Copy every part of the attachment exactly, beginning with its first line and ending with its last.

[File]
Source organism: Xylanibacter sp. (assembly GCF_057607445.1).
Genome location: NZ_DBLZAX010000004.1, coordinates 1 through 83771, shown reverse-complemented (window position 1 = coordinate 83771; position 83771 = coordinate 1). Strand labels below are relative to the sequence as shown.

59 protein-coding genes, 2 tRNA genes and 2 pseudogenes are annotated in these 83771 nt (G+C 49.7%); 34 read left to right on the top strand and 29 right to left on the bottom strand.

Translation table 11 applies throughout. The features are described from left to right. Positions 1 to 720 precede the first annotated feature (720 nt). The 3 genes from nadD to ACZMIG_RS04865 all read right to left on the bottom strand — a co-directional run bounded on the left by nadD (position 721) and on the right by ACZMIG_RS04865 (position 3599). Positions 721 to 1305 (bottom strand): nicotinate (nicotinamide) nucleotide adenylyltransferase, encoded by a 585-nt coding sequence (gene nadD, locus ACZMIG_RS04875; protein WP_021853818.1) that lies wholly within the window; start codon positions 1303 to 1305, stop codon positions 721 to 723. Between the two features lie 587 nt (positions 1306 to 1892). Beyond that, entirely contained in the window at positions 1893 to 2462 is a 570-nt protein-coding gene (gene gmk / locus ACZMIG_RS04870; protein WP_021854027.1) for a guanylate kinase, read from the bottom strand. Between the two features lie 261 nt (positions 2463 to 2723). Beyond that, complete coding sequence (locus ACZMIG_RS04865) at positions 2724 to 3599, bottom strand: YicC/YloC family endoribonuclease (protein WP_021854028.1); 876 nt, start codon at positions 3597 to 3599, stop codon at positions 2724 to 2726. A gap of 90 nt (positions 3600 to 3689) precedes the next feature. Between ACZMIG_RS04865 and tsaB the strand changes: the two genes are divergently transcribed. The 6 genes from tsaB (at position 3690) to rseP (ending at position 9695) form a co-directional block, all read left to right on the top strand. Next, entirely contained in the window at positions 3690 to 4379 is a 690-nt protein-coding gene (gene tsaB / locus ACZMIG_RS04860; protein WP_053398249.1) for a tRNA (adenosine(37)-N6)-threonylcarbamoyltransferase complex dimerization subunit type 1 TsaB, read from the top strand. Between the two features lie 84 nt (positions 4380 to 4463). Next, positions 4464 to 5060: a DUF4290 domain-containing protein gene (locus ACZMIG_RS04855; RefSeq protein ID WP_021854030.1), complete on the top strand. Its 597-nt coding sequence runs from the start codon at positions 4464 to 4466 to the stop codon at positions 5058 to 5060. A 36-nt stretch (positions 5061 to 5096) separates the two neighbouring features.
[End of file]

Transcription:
Source organism: Xylanibacter sp. (assembly GCF_057607445.1).
Genome location: NZ_DBLZAX010000004.1, coordinates 1 through 83771, shown reverse-complemented (window position 1 = coordinate 83771; position 83771 = coordinate 1). Strand labels below are relative to the sequence as shown.

59 protein-coding genes, 2 tRNA genes and 2 pseudogenes are annotated in these 83771 nt (G+C 49.7%); 34 read left to right on the top strand and 29 right to left on the bottom strand.

Translation table 11 applies throughout. The features are described from left to right. Positions 1 to 720 precede the first annotated feature (720 nt). The 3 genes from nadD to ACZMIG_RS04865 all read right to left on the bottom strand — a co-directional run bounded on the left by nadD (position 721) and on the right by ACZMIG_RS04865 (position 3599). Positions 721 to 1305 (bottom strand): nicotinate (nicotinamide) nucleotide adenylyltransferase, encoded by a 585-nt coding sequence (gene nadD, locus ACZMIG_RS04875; protein WP_021853818.1) that lies wholly within the window; start codon positions 1303 to 1305, stop codon positions 721 to 723. Between the two features lie 587 nt (positions 1306 to 1892). Beyond that, entirely contained in the window at positions 1893 to 2462 is a 570-nt protein-coding gene (gene gmk / locus ACZMIG_RS04870; protein WP_021854027.1) for a guanylate kinase, read from the bottom strand. Between the two features lie 261 nt (positions 2463 to 2723). Beyond that, complete coding sequence (locus ACZMIG_RS04865) at positions 2724 to 3599, bottom strand: YicC/YloC family endoribonuclease (protein WP_021854028.1); 876 nt, start codon at positions 3597 to 3599, stop codon at positions 2724 to 2726. A gap of 90 nt (positions 3600 to 3689) precedes the next feature. Between ACZMIG_RS04865 and tsaB the strand changes: the two genes are divergently transcribed. The 6 genes from tsaB (at position 3690) to rseP (ending at position 9695) form a co-directional block, all read left to right on the top strand. Next, entirely contained in the window at positions 3690 to 4379 is a 690-nt protein-coding gene (gene tsaB / locus ACZMIG_RS04860; protein WP_053398249.1) for a tRNA (adenosine(37)-N6)-threonylcarbamoyltransferase complex dimerization subunit type 1 TsaB, read from the top strand. Between the two features lie 84 nt (positions 4380 to 4463). Next, positions 4464 to 5060: a DUF4290 domain-containing protein gene (locus ACZMIG_RS04855; RefSeq protein ID WP_021854030.1), complete on the top strand. Its 597-nt coding sequence runs from the start codon at positions 4464 to 4466 to the stop codon at positions 5058 to 5060. A 36-nt stretch (positions 5061 to 5096) separates the two neighbouring features.